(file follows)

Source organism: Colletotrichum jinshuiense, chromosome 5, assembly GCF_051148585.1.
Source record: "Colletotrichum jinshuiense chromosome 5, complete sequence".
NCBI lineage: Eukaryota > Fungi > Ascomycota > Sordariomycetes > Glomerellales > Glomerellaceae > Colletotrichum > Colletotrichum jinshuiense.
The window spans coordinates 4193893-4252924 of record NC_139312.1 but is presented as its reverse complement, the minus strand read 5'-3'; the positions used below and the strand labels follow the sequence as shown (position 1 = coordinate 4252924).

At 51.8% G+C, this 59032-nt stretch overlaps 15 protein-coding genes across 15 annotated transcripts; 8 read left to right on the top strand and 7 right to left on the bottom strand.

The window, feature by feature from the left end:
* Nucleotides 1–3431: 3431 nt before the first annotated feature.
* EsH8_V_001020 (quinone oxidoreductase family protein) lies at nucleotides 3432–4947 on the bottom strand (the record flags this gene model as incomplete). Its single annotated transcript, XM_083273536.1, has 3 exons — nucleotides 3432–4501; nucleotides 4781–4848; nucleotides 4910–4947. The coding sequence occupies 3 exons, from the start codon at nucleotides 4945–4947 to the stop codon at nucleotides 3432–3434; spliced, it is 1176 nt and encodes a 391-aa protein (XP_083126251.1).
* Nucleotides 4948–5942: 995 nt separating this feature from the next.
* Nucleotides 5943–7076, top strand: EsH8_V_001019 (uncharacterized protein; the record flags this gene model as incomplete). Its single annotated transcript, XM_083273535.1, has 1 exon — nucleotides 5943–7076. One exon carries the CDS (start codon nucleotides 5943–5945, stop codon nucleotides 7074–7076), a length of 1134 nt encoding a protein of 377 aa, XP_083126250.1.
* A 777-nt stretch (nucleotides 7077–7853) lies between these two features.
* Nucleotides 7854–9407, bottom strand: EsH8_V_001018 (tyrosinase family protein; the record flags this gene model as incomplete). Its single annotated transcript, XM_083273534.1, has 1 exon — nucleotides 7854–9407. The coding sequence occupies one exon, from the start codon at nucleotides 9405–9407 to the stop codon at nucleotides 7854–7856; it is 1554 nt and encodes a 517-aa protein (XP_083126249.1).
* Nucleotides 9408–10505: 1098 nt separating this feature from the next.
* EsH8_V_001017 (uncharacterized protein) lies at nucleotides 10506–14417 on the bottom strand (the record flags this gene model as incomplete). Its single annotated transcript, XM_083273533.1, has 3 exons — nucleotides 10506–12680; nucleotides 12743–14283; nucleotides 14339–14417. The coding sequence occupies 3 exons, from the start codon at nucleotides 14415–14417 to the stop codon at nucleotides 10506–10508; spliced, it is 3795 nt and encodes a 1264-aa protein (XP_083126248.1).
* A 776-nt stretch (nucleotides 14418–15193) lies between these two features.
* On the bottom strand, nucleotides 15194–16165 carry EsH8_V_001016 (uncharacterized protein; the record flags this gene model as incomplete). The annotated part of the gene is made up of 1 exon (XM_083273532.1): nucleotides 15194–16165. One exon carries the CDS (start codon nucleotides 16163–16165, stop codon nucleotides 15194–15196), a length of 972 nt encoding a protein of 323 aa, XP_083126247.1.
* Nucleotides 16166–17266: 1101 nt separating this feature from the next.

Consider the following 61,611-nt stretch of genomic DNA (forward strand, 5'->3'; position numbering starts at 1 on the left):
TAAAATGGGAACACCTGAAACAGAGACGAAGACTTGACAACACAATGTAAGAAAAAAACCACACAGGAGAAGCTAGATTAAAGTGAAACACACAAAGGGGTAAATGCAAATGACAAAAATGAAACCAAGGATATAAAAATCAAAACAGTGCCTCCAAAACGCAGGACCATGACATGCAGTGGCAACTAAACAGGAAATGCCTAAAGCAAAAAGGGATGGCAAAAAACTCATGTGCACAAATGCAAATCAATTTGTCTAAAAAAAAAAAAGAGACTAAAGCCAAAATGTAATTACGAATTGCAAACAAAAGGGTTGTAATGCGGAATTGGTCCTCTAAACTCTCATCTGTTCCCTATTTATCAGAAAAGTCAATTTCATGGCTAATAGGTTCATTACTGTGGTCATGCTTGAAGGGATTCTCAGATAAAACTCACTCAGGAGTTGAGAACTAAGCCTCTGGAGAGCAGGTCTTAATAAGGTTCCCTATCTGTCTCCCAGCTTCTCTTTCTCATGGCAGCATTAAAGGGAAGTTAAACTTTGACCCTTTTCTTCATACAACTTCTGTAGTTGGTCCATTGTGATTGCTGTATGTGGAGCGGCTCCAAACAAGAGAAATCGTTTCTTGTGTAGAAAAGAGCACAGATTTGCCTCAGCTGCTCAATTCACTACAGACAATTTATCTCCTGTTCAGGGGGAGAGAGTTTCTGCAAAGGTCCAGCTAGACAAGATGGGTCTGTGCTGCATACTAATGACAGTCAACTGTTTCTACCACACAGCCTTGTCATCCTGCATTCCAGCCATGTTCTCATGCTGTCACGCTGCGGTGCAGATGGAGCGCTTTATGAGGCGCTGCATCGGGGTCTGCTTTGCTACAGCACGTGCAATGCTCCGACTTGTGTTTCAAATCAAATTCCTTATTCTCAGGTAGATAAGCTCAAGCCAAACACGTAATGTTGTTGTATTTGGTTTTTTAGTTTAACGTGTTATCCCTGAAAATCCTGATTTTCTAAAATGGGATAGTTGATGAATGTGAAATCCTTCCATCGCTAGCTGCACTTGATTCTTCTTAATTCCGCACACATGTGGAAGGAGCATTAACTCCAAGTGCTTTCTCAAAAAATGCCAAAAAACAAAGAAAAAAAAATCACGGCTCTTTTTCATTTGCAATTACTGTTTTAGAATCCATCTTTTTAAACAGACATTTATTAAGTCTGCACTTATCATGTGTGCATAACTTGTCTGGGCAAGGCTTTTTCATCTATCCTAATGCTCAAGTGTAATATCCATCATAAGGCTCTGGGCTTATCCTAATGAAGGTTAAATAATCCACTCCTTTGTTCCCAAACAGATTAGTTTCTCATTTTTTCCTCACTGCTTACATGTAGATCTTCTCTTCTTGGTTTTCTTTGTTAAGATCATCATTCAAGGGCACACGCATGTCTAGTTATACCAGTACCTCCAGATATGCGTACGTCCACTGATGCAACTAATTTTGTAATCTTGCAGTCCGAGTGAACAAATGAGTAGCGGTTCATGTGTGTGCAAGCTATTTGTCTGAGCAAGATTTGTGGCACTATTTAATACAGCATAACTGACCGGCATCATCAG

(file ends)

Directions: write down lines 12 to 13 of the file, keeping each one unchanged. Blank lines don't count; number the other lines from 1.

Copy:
* Nucleotides 7854–9407, bottom strand: EsH8_V_001018 (tyrosinase family protein; the record flags this gene model as incomplete). Its single annotated transcript, XM_083273534.1, has 1 exon — nucleotides 7854–9407. The coding sequence occupies one exon, from the start codon at nucleotides 9405–9407 to the stop codon at nucleotides 7854–7856; it is 1554 nt and encodes a 517-aa protein (XP_083126249.1).
* Nucleotides 9408–10505: 1098 nt separating this feature from the next.